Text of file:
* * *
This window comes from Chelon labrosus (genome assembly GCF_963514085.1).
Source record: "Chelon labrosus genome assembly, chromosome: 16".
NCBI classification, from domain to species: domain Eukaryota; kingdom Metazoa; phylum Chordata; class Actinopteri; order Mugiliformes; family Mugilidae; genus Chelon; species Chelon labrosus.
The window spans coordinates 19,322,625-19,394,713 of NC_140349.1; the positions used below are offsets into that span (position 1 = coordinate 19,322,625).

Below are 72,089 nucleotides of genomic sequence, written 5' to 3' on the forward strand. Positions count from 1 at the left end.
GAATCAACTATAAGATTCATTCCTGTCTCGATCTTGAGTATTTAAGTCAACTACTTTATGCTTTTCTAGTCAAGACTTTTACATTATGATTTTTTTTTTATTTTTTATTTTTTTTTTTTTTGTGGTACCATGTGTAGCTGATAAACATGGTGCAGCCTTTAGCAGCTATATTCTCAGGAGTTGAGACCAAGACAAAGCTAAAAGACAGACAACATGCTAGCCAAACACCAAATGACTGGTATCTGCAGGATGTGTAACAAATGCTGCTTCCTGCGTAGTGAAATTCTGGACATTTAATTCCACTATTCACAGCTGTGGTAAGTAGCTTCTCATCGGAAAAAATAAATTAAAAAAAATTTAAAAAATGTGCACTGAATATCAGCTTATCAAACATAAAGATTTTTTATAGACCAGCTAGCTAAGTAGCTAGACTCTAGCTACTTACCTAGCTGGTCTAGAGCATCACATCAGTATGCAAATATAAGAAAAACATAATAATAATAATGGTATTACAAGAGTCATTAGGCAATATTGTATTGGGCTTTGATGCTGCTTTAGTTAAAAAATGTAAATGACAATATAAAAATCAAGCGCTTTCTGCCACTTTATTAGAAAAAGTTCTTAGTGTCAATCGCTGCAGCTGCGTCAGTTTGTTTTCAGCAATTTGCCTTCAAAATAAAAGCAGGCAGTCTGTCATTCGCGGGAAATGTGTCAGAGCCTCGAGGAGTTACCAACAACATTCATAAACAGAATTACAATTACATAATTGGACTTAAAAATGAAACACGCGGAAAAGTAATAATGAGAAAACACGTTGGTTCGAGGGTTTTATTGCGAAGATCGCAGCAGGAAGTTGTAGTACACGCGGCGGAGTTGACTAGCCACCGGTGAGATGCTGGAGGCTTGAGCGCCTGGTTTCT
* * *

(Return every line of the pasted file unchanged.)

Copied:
This window comes from Chelon labrosus (genome assembly GCF_963514085.1).
Source record: "Chelon labrosus genome assembly, chromosome: 16".
NCBI classification, from domain to species: domain Eukaryota; kingdom Metazoa; phylum Chordata; class Actinopteri; order Mugiliformes; family Mugilidae; genus Chelon; species Chelon labrosus.
The window spans coordinates 19,322,625-19,394,713 of NC_140349.1; the positions used below are offsets into that span (position 1 = coordinate 19,322,625).

Below are 72,089 nucleotides of genomic sequence, written 5' to 3' on the forward strand. Positions count from 1 at the left end.
GAATCAACTATAAGATTCATTCCTGTCTCGATCTTGAGTATTTAAGTCAACTACTTTATGCTTTTCTAGTCAAGACTTTTACATTATGATTTTTTTTTTATTTTTTATTTTTTTTTTTTTTGTGGTACCATGTGTAGCTGATAAACATGGTGCAGCCTTTAGCAGCTATATTCTCAGGAGTTGAGACCAAGACAAAGCTAAAAGACAGACAACATGCTAGCCAAACACCAAATGACTGGTATCTGCAGGATGTGTAACAAATGCTGCTTCCTGCGTAGTGAAATTCTGGACATTTAATTCCACTATTCACAGCTGTGGTAAGTAGCTTCTCATCGGAAAAAATAAATTAAAAAAAATTTAAAAAATGTGCACTGAATATCAGCTTATCAAACATAAAGATTTTTTATAGACCAGCTAGCTAAGTAGCTAGACTCTAGCTACTTACCTAGCTGGTCTAGAGCATCACATCAGTATGCAAATATAAGAAAAACATAATAATAATAATGGTATTACAAGAGTCATTAGGCAATATTGTATTGGGCTTTGATGCTGCTTTAGTTAAAAAATGTAAATGACAATATAAAAATCAAGCGCTTTCTGCCACTTTATTAGAAAAAGTTCTTAGTGTCAATCGCTGCAGCTGCGTCAGTTTGTTTTCAGCAATTTGCCTTCAAAATAAAAGCAGGCAGTCTGTCATTCGCGGGAAATGTGTCAGAGCCTCGAGGAGTTACCAACAACATTCATAAACAGAATTACAATTACATAATTGGACTTAAAAATGAAACACGCGGAAAAGTAATAATGAGAAAACACGTTGGTTCGAGGGTTTTATTGCGAAGATCGCAGCAGGAAGTTGTAGTACACGCGGCGGAGTTGACTAGCCACCGGTGAGATGCTGGAGGCTTGAGCGCCTGGTTTCT